How much difference do lower mass cartridge clips make in playback?

My reason for asking is, the normal copper clips fail very easily IME. While they have low mass, I’ve also used the silver clips by JA Mitchell that are easily superior in construction and don’t fail. From a listening standpoint, taking away the differing materials, and the ability of adjusting for VTF, does cartridge clip mass make any significant difference?
Interesting. These low mass clips, are they crimped? Or soldered?
If soldered, how much net mass difference is there after accounting for the solder?

If you're gonna split hairs, split hairs!
The low mass clips are pretty standard compared to the silver clips I mentioned.
Curious question based on ''essentialist world view''. One can state
in general that the most are worthless. The best are ''Clearaudio''
but pretty expensive. Aka : meant for the best cart/headshell combo.
Mitchel ''silver kind'' are similar but ''softer'' qua grip. Also pretty
expensive. So while we have ''endless'' choice of cables we hardly
have choice for clips. Despite all the stories about importance of
signal path. 
Some direct questions can distract from even more important
questions. I mean the problem of tonerarms with fast headshells.
Those are probably made for masochist. By each cart change,
not to speak about broken clips, one will ask himself : my God
why deed I not buy an arm with removable headshell? Well my
consolation is that one need only 4 of those Clearaudio clips.
regarding only material i would go with gold, silver or rhodium plated as they do not corrode over time compared to brass or copper. Soldering strength and construction is a different issue as is wire purity.
I could imagine that the less flexible, stiffer headshell wires may vibrate more than Litz types. Likewise, slightly loose clips may resonate causing distortion. I’d like to try a single strand of pure silver wire wrapped in silk. Better construction -even if slighty heavier- should give you a better result.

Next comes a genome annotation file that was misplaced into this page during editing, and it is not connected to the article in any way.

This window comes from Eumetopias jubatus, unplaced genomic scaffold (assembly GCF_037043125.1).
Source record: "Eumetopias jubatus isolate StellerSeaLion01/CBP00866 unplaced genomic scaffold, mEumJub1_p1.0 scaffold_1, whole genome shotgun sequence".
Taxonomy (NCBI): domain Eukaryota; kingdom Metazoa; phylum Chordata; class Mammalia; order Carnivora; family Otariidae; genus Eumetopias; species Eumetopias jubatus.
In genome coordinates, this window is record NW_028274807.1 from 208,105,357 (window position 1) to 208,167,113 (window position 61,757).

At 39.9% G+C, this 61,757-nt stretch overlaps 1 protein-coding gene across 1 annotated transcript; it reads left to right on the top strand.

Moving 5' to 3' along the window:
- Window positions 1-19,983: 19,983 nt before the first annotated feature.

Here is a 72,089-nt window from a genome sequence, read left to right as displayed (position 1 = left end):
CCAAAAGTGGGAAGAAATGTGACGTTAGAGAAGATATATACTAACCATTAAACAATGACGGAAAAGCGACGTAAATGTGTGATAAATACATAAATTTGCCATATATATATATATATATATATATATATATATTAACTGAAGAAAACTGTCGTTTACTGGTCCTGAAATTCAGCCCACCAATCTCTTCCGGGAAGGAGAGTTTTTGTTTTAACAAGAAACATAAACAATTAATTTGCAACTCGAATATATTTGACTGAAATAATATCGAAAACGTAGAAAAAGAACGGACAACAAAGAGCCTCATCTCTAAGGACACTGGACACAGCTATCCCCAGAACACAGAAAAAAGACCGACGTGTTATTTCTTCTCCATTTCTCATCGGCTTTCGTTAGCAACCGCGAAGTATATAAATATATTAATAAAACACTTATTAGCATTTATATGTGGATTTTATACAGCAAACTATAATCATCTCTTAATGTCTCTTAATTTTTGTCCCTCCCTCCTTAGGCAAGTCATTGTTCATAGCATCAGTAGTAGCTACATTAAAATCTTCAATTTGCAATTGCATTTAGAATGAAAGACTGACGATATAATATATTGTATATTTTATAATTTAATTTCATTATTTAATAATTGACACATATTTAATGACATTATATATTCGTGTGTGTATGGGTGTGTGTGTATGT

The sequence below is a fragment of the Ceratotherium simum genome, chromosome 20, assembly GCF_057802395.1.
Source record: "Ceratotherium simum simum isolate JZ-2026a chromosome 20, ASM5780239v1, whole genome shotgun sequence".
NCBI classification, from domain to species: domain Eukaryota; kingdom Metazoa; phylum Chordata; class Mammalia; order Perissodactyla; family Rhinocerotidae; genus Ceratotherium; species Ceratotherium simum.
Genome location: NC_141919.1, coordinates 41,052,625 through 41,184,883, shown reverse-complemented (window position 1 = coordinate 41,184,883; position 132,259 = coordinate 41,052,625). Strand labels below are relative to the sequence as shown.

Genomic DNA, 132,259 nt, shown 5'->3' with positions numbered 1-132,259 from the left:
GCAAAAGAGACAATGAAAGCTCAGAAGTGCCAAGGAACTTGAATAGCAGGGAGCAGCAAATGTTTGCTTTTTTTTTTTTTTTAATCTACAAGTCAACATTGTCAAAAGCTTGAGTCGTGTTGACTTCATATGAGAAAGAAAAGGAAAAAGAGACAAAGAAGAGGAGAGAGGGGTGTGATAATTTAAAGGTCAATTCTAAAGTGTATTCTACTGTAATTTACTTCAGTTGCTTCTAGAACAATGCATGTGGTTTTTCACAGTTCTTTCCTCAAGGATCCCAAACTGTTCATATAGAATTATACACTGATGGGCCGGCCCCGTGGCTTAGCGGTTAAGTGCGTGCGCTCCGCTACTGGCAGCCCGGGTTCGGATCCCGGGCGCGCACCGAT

Gold and silver are to soft for clips. That is why the most are made
from gold -or silver plated bronze. Clearaudio's are machined from
Rhodium and than gold-platted. All headshell wire are isolated 
so hardly resonate. 
Copper clips are unlikely to be pure copper. Also especially silver clips are very unlikely to be pure silver, because both of these metals would be a poor choice for maintaining a tight grip on the cartridge pins. Most cartridge clips are problematic, but their weight or mass makes such a trivial difference that I have never even thought about this as a problem. Why do you bring it up?
I have one clip that's lost it''s retention (I believe it's partially broken) and was inquiring as I consider replacing one or all.
I can suppose no reason why a "low mass" clip would improve sound (rather the opposite).I like the Mitchell clips better than the Cardas. See if you can stick a round toothpick in the loose clip and squeeze carefully with small pliers to regain tension.
Thanks to all who responded. I have some JA Mitchell silvers’ on a wire loom I made for my ET 2.5 years ago. I may remove them and replace to my 3d arm. Years ago, in searching for the shortest length clips I ran across the Clearaudio clips. I bought them purposefully to use with my Acutex 420 STR on my tt project, as the pins protrude at a steep upward angle making the normal length clips impossible to use and feel good about it.
slaw&oldears, for those who never owned Mitchell clips will be
difficult to understand what you are talking about. Using an thing 
and talking about or describing the thing are different issues.
Because Mitchell clips are made from silver which is an soft
material one can't get ''tension'' back by ''squeezing'' its ''legs''. 
The tension is lost by using different carts with different pin's
dimensions. The added problem is the difference of ''thickness'' 
by headshell pins and cart pins. It is a shame that  there are
no standards  for such basic dimensions. For such expensive
items one should not need ''toothpick''  as fixing ''instrument''.
I knew an audio tech who soldered the headshell wires directly to the pins of a Linn Asak. Amazingly, it worked and didn't destroy it.